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Civil rights organizations question nominee Elena Kagan's record on race

In 63 to 37 vote, the Senate confirmed U.S. Solicitor General Elena Kagan as the 112th justice to the Supreme Court, making her the fourth woman ever to sit on the high court.

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By Amy Goldstein
Washington Post Staff Writer
Sunday, June 27, 2010

On the eve of Elena Kagan's Senate confirmation hearings, her record on race in the Clinton White House and at Harvard Law School is producing discomfort among some leading civil rights organizations, leaving them struggling to decide whether they want her to join the Supreme Court.

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Their reservations have introduced the first substantive division among liberals in what has otherwise been a low-key partisan debate over Kagan's merits to replace Justice John Paul Stevens. The uncertainty among some on the left is particularly striking, given that she was nominated by the nation's first black president.

Decades after the height of the civil rights movement, questions involving race and ethnicity persist as a recurrent theme before the Supreme Court, and attitudes on those issues remain a significant prism through which nominees are evaluated by those on the left and the right.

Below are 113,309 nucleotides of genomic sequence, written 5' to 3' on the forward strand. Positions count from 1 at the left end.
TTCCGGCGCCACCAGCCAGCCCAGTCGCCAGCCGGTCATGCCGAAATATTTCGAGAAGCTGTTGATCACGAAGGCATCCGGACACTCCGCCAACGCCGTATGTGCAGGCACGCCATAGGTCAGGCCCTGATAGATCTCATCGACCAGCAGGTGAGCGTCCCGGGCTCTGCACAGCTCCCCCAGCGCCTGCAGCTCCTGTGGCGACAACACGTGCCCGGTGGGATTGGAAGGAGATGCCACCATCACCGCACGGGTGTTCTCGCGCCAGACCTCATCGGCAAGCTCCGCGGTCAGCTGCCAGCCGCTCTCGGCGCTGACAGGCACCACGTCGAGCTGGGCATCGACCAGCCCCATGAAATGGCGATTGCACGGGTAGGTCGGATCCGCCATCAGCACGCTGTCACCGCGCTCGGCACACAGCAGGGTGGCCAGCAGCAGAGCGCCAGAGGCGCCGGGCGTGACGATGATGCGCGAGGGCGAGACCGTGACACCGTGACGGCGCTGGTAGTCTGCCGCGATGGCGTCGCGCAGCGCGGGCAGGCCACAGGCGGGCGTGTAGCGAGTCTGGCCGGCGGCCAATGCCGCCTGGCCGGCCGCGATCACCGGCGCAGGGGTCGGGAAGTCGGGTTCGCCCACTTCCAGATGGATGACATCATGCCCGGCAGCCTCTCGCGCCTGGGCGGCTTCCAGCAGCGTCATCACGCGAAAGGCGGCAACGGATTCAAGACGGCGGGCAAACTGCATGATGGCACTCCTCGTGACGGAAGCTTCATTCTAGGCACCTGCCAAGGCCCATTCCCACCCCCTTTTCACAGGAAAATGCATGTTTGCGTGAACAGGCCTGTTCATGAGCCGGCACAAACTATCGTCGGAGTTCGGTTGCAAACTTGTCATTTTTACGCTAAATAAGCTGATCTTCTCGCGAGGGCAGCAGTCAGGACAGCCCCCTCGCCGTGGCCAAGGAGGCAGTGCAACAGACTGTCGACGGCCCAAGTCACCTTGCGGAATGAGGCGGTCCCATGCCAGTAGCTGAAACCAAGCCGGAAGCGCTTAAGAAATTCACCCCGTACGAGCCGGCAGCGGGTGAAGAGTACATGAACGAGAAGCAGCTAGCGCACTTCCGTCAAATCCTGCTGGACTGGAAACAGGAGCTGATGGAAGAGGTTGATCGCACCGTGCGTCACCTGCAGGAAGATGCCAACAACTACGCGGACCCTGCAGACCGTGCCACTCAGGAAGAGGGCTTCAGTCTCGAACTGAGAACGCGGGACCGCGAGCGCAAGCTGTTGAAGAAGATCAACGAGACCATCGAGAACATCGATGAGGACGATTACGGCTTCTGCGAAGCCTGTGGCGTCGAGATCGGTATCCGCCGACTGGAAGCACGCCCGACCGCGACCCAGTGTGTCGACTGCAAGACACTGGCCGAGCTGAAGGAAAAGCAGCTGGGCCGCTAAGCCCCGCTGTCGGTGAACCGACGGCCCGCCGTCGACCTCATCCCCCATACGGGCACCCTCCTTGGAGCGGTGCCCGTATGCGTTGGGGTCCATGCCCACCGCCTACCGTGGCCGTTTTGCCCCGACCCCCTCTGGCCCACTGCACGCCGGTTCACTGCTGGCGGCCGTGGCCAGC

The National Bar Association, the main organization of black lawyers, has refrained from endorsing Kagan, giving her a lukewarm rating. The group's president, Mavis T. Thompson, said it "had some qualms" about Kagan's statements on crack-cocaine sentencing and what it regards as her inadequate emphasis while dean at Harvard Law School on diversifying the school along racial and ethnic lines. Others have expressed reservations about Kagan's views on affirmative action, racial profiling and immigration.

Several liberal groups that are stalwarts on civil rights matters have uncharacteristically hung back, trying to persuade Democratic senators to press her on such issues during the hearings set to begin Monday. Some, including the Mexican American Legal Defense and Educational Fund, say they are still trying to glean her beliefs from fragmentary evidence. Others have parsed Kagan's public statements and actions and said they are uneasy.

"This is a complicated nomination," said Barbara R. Arnwine, executive director of the Lawyers' Committee for Civil Rights Under Law, which decided last week not to take a position yet on Kagan. "There isn't a judicial record to review, indicating her views on critical civil rights matters," Arnwine said. "And otherwise, the civil rights record that exists is thin and mixed."

* * *